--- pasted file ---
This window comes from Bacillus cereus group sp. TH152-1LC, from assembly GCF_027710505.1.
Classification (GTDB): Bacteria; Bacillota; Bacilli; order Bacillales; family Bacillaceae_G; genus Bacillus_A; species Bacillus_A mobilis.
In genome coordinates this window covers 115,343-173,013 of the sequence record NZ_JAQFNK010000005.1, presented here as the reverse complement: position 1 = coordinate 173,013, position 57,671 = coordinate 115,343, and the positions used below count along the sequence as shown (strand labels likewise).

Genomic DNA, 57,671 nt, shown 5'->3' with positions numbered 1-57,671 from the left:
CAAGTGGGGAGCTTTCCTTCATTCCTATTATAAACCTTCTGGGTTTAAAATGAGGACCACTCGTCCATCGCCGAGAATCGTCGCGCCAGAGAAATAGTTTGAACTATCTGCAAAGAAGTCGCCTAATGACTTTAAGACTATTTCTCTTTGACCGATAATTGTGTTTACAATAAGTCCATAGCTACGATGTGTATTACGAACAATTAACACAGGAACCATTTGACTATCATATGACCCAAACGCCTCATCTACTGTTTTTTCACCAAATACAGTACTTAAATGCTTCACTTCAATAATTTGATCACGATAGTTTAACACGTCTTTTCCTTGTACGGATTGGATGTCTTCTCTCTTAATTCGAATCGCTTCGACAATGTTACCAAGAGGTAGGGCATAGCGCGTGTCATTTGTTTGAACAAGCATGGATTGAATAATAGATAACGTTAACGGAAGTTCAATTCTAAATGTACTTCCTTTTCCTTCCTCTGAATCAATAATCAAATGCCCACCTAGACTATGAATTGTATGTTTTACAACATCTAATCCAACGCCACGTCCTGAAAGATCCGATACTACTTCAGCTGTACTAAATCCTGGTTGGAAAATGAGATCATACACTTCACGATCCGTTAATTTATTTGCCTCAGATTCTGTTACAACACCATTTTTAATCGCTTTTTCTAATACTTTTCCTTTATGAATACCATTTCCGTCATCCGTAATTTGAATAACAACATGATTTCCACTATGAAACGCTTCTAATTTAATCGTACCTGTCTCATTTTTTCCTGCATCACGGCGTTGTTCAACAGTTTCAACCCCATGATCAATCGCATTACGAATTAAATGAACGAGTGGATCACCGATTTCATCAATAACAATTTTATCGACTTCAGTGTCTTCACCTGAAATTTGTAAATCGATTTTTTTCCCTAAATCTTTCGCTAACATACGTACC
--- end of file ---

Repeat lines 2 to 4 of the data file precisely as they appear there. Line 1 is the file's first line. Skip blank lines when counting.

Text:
Classification (GTDB): Bacteria; Bacillota; Bacilli; order Bacillales; family Bacillaceae_G; genus Bacillus_A; species Bacillus_A mobilis.
In genome coordinates this window covers 115,343-173,013 of the sequence record NZ_JAQFNK010000005.1, presented here as the reverse complement: position 1 = coordinate 173,013, position 57,671 = coordinate 115,343, and the positions used below count along the sequence as shown (strand labels likewise).

Genomic DNA, 57,671 nt, shown 5'->3' with positions numbered 1-57,671 from the left: